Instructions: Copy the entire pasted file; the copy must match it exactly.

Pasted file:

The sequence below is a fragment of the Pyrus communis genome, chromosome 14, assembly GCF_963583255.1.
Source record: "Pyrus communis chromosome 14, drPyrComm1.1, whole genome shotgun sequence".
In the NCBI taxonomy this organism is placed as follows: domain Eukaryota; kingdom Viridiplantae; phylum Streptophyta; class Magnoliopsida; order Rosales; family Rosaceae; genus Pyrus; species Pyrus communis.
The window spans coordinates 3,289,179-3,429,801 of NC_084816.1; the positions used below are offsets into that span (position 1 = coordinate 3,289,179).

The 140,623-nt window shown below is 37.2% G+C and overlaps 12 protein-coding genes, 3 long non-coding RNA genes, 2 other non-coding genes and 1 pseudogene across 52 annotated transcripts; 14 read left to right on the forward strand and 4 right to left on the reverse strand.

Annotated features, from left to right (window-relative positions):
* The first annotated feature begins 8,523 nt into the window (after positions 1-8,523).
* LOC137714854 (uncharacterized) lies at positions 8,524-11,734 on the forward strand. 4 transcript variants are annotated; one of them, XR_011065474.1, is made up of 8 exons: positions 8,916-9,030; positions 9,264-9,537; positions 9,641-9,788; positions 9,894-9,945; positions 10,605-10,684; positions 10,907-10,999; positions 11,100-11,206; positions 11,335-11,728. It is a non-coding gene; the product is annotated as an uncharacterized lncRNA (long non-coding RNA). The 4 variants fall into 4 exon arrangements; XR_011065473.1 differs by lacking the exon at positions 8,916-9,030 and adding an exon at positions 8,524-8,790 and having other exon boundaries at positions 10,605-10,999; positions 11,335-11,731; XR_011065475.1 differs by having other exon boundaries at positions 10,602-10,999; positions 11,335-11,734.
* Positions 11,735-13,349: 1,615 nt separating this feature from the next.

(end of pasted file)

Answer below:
The sequence below is a fragment of the Pyrus communis genome, chromosome 14, assembly GCF_963583255.1.
Source record: "Pyrus communis chromosome 14, drPyrComm1.1, whole genome shotgun sequence".
In the NCBI taxonomy this organism is placed as follows: domain Eukaryota; kingdom Viridiplantae; phylum Streptophyta; class Magnoliopsida; order Rosales; family Rosaceae; genus Pyrus; species Pyrus communis.
The window spans coordinates 3,289,179-3,429,801 of NC_084816.1; the positions used below are offsets into that span (position 1 = coordinate 3,289,179).

The 140,623-nt window shown below is 37.2% G+C and overlaps 12 protein-coding genes, 3 long non-coding RNA genes, 2 other non-coding genes and 1 pseudogene across 52 annotated transcripts; 14 read left to right on the forward strand and 4 right to left on the reverse strand.

Annotated features, from left to right (window-relative positions):
* The first annotated feature begins 8,523 nt into the window (after positions 1-8,523).
* LOC137714854 (uncharacterized) lies at positions 8,524-11,734 on the forward strand. 4 transcript variants are annotated; one of them, XR_011065474.1, is made up of 8 exons: positions 8,916-9,030; positions 9,264-9,537; positions 9,641-9,788; positions 9,894-9,945; positions 10,605-10,684; positions 10,907-10,999; positions 11,100-11,206; positions 11,335-11,728. It is a non-coding gene; the product is annotated as an uncharacterized lncRNA (long non-coding RNA). The 4 variants fall into 4 exon arrangements; XR_011065473.1 differs by lacking the exon at positions 8,916-9,030 and adding an exon at positions 8,524-8,790 and having other exon boundaries at positions 10,605-10,999; positions 11,335-11,731; XR_011065475.1 differs by having other exon boundaries at positions 10,602-10,999; positions 11,335-11,734.
* Positions 11,735-13,349: 1,615 nt separating this feature from the next.